Skip to main content

Ian Hamilton's Collected Poems

I've been reading the slim handsome new Faber Ian Hamilton Collected, recently published. It's a corrective reading, because no one else, really, writes in his style now, as Alan Jenkins observes in his intelligent, honest, and compassionate Introduction. This is impressive, because it means that Hamilton's terse, controlled, famously minimal manner seems almost unique, and as remote as from another century. Most influential and respected as a poet in the 1970s, it may be hard to believe, now, but Hamilton was, along with Larkin, and Hughes, arguably one of the three best-known and respected English poets of that decade (Heaney was of course the major Irish figure). Before the Motion and Morrison 80s, and, setting aside for a moment the other tradition being pioneered by Prynne, Riley, Crozier, Raworth, Hamilton was a major figure. Is he still?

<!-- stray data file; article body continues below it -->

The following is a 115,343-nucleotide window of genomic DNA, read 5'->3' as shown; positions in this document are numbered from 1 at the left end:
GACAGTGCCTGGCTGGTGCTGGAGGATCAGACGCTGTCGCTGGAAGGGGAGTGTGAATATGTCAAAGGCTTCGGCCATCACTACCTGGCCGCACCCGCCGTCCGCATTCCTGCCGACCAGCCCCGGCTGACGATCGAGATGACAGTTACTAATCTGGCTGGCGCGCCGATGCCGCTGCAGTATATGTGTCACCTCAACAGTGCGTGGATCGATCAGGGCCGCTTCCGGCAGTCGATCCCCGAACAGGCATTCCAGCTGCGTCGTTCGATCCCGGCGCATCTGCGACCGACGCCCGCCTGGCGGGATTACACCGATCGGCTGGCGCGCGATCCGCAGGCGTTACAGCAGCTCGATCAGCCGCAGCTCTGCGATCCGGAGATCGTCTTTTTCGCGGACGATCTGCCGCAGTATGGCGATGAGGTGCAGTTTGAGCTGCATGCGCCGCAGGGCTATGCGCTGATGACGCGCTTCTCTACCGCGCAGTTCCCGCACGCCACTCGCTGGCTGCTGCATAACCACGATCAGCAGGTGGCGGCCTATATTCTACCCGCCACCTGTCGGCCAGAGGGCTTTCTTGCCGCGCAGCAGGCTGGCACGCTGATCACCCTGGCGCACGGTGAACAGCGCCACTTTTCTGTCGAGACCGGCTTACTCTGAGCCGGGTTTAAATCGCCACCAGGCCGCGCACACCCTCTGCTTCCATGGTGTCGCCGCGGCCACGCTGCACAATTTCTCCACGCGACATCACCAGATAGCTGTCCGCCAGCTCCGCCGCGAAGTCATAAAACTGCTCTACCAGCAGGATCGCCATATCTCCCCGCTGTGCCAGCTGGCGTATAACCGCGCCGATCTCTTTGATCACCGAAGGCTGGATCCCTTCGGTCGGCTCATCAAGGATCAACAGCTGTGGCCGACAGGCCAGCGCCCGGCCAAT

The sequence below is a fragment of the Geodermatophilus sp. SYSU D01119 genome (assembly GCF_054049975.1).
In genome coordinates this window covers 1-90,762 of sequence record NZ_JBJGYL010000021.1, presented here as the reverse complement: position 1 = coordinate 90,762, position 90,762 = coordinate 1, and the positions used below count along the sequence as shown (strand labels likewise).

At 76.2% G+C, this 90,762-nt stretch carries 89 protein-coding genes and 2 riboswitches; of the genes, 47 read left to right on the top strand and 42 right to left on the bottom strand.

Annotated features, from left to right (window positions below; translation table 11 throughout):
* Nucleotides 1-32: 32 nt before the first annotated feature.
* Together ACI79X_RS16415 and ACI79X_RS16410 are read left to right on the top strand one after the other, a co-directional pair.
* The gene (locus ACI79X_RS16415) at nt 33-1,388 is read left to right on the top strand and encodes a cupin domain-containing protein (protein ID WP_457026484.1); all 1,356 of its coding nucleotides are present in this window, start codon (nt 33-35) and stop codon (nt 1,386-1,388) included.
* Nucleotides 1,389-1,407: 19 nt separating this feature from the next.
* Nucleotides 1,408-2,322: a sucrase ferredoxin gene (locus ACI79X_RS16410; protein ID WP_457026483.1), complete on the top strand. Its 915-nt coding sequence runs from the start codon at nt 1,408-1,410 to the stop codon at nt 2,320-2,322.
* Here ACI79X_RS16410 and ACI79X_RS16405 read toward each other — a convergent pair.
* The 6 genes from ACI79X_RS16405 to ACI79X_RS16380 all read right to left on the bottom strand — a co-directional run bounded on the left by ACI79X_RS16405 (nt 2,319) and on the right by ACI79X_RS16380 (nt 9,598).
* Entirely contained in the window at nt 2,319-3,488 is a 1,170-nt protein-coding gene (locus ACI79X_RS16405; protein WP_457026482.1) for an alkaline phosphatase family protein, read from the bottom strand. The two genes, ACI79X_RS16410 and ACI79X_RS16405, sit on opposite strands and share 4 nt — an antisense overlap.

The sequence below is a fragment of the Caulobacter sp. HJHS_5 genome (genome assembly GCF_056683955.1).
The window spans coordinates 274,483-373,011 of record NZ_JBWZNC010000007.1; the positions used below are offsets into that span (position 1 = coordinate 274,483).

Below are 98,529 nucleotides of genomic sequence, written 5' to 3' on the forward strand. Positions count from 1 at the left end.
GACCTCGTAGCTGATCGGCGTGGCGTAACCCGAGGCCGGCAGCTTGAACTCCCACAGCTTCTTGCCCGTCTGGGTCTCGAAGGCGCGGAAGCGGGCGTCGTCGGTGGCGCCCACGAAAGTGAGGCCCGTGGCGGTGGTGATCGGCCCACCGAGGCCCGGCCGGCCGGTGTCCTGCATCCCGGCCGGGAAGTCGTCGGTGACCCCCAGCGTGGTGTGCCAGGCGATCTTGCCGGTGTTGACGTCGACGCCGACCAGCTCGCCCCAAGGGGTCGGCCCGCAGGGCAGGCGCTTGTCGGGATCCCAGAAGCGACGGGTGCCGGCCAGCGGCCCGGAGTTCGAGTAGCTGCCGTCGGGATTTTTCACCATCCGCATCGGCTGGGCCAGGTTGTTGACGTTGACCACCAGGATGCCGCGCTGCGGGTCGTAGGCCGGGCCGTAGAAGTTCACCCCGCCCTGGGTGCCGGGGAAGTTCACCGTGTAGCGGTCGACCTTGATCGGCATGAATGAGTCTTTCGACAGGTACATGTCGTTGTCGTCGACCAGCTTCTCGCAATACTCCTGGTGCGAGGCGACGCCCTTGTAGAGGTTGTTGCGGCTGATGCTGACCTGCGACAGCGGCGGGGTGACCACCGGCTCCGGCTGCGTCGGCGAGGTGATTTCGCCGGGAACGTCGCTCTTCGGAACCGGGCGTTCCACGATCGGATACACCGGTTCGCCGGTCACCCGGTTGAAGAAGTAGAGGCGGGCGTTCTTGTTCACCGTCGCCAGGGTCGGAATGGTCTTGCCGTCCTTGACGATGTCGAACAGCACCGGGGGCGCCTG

The new edition of his work is austere in its claims and offerings. There are not many more than the famous 60 poems. What is new does not radically shift one's reading. However, what is impressive is precisely the often-mentioned austerity, and modesty, of delivery. Hamilton did not believe in poetry as research. He waited for poems to come, out of extreme moments. These he then shaped - and they feel agonisingly pared back. I can think of no other 20th century poet, writing in English, with anything like such a reputation, with such a small body of work. It is perhaps a dubious critical approach to praise a poet for extra-poetic values, such as morality, or workmanship, or modesty - but British criticism is often weighted, with such unspoken, and spoken, claims. What is often admired is precisely how character and/or values are invested in work (craft, skill, form, mastery, discipline, rigour, seriousness and so on) - so that excessive, or indeed, prolific, poets, sometimes appear unruly and can be censored as such.